Washington: US retail sales slumped 1.2% in September as consumer pulled back in the face of a financial market storm and tight credit, government data showed Wednesday.
The drop in sales was the steepest since August 2005 and weaker than market expectations for a 0.7% drop.
A major factor was weak auto sales, which plunged 8.4% year-over-year and 3.75 % in the month.
But even excluding autos, retail sales were down a hefty 0.6% in September, the Commerce Department report showed.
“This is a very weak quarter and certainly one headed for negative (economic) growth,” said Robert Brusca at FAO Economics.
The US economy grew at an estimated 2.8% pace in the second quarter but analysts say the figure was skewed by a one-time government stimulus that boosted spending, which accounts for about two-thirds of US economic activity, as well as strong exports.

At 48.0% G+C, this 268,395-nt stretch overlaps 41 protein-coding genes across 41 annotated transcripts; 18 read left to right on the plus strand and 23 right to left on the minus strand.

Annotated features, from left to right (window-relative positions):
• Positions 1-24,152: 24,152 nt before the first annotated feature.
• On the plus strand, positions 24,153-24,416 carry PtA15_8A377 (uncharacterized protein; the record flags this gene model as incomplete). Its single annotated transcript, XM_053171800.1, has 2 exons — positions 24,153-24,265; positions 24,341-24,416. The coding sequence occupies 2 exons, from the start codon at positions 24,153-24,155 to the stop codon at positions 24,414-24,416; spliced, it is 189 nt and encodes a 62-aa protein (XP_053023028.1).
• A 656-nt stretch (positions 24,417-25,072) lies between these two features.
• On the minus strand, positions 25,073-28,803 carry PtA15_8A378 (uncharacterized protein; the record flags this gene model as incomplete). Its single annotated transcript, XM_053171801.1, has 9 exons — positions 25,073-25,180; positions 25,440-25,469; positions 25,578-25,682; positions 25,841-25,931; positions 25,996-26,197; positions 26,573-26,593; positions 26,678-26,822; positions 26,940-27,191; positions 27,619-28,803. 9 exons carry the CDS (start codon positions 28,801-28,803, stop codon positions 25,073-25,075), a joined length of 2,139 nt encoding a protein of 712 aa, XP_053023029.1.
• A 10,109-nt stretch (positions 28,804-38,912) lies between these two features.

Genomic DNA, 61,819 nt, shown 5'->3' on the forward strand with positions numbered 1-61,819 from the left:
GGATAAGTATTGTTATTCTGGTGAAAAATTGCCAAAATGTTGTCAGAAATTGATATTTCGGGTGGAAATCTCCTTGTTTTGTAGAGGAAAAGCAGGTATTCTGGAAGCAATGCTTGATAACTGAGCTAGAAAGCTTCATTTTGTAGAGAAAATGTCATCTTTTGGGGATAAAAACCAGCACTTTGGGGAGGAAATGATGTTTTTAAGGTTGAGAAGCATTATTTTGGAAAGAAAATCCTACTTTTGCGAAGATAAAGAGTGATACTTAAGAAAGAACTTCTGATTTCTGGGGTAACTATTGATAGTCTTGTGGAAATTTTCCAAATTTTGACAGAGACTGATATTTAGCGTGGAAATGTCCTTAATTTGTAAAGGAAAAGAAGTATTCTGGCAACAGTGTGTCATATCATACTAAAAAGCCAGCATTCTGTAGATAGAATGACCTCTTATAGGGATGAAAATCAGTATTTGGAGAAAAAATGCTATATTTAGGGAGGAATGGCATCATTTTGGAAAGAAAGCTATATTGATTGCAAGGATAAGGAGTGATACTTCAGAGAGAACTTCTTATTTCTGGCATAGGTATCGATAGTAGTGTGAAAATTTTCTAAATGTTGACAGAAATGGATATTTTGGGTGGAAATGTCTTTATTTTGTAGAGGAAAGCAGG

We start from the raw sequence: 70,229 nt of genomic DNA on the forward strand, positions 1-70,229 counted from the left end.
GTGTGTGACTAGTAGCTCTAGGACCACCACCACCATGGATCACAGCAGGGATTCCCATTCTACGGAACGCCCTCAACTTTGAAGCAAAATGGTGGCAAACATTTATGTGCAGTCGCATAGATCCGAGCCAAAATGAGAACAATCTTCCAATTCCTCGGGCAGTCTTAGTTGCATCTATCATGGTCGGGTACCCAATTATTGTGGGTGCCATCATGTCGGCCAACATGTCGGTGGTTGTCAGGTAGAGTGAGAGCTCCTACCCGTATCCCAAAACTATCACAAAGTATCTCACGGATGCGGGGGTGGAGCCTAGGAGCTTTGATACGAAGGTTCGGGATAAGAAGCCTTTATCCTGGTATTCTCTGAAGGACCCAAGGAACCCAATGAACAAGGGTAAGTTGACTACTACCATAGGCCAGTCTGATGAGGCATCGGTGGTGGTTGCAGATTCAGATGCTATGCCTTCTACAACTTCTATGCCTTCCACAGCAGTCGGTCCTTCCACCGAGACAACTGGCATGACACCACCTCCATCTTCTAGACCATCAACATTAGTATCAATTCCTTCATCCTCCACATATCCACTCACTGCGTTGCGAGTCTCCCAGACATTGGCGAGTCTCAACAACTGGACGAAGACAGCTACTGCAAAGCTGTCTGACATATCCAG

Many analysts say the economy is headed for a downturn as a credit crisis stemming from a housing market meltdown impacts the rest of the economy.
“The consumer is retrenching,” analysts at Briefing.com said in a note on the retail report.
“The drops were not a result of weaker gasoline sales, as that component rose fractionally. These data are not hard to analyze. They are poor from an economic standpoint. Of greatest concern is that the extremely negative sentiment surrounding the ‘economic crisis´ and declines in stock values will lead to further consumer caution in the months ahead.”